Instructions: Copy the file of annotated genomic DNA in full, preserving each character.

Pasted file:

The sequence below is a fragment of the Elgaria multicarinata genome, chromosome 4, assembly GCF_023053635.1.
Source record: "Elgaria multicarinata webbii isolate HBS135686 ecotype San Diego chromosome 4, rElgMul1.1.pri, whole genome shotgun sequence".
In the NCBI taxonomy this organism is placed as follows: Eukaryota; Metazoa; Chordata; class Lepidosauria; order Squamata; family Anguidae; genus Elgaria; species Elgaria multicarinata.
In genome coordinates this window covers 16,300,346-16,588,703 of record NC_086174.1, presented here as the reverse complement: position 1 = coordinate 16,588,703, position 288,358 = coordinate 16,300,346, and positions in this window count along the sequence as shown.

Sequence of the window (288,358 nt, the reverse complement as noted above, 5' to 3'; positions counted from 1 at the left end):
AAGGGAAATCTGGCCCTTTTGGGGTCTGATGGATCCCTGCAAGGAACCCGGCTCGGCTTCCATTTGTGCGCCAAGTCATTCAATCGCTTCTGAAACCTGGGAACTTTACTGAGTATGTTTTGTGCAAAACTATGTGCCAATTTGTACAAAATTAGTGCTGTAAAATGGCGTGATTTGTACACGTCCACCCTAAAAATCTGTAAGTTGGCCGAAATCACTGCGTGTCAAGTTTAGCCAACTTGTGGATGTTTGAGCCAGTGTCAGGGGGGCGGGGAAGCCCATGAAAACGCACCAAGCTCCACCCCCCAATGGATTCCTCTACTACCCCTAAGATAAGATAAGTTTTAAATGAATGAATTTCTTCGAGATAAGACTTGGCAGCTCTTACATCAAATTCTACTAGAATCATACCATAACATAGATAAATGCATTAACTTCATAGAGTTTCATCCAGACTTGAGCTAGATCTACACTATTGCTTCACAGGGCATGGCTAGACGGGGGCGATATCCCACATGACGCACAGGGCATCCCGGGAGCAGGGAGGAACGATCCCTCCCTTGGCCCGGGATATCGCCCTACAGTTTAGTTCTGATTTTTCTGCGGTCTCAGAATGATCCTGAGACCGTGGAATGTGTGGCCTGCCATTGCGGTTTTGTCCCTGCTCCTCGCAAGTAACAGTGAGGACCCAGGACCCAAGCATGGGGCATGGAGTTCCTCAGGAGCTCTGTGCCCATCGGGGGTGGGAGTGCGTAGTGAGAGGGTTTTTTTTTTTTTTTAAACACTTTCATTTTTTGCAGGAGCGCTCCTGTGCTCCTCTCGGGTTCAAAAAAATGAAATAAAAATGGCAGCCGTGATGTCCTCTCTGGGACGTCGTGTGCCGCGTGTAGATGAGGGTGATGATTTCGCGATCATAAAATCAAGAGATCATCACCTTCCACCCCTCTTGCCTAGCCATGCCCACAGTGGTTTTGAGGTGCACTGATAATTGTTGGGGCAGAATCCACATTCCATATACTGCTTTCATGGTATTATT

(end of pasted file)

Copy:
The sequence below is a fragment of the Elgaria multicarinata genome, chromosome 4, assembly GCF_023053635.1.
Source record: "Elgaria multicarinata webbii isolate HBS135686 ecotype San Diego chromosome 4, rElgMul1.1.pri, whole genome shotgun sequence".
In the NCBI taxonomy this organism is placed as follows: Eukaryota; Metazoa; Chordata; class Lepidosauria; order Squamata; family Anguidae; genus Elgaria; species Elgaria multicarinata.
In genome coordinates this window covers 16,300,346-16,588,703 of record NC_086174.1, presented here as the reverse complement: position 1 = coordinate 16,588,703, position 288,358 = coordinate 16,300,346, and positions in this window count along the sequence as shown.

Sequence of the window (288,358 nt, the reverse complement as noted above, 5' to 3'; positions counted from 1 at the left end):
AAGGGAAATCTGGCCCTTTTGGGGTCTGATGGATCCCTGCAAGGAACCCGGCTCGGCTTCCATTTGTGCGCCAAGTCATTCAATCGCTTCTGAAACCTGGGAACTTTACTGAGTATGTTTTGTGCAAAACTATGTGCCAATTTGTACAAAATTAGTGCTGTAAAATGGCGTGATTTGTACACGTCCACCCTAAAAATCTGTAAGTTGGCCGAAATCACTGCGTGTCAAGTTTAGCCAACTTGTGGATGTTTGAGCCAGTGTCAGGGGGGCGGGGAAGCCCATGAAAACGCACCAAGCTCCACCCCCCAATGGATTCCTCTACTACCCCTAAGATAAGATAAGTTTTAAATGAATGAATTTCTTCGAGATAAGACTTGGCAGCTCTTACATCAAATTCTACTAGAATCATACCATAACATAGATAAATGCATTAACTTCATAGAGTTTCATCCAGACTTGAGCTAGATCTACACTATTGCTTCACAGGGCATGGCTAGACGGGGGCGATATCCCACATGACGCACAGGGCATCCCGGGAGCAGGGAGGAACGATCCCTCCCTTGGCCCGGGATATCGCCCTACAGTTTAGTTCTGATTTTTCTGCGGTCTCAGAATGATCCTGAGACCGTGGAATGTGTGGCCTGCCATTGCGGTTTTGTCCCTGCTCCTCGCAAGTAACAGTGAGGACCCAGGACCCAAGCATGGGGCATGGAGTTCCTCAGGAGCTCTGTGCCCATCGGGGGTGGGAGTGCGTAGTGAGAGGGTTTTTTTTTTTTTTTAAACACTTTCATTTTTTGCAGGAGCGCTCCTGTGCTCCTCTCGGGTTCAAAAAAATGAAATAAAAATGGCAGCCGTGATGTCCTCTCTGGGACGTCGTGTGCCGCGTGTAGATGAGGGTGATGATTTCGCGATCATAAAATCAAGAGATCATCACCTTCCACCCCTCTTGCCTAGCCATGCCCACAGTGGTTTTGAGGTGCACTGATAATTGTTGGGGCAGAATCCACATTCCATATACTGCTTTCATGGTATTATT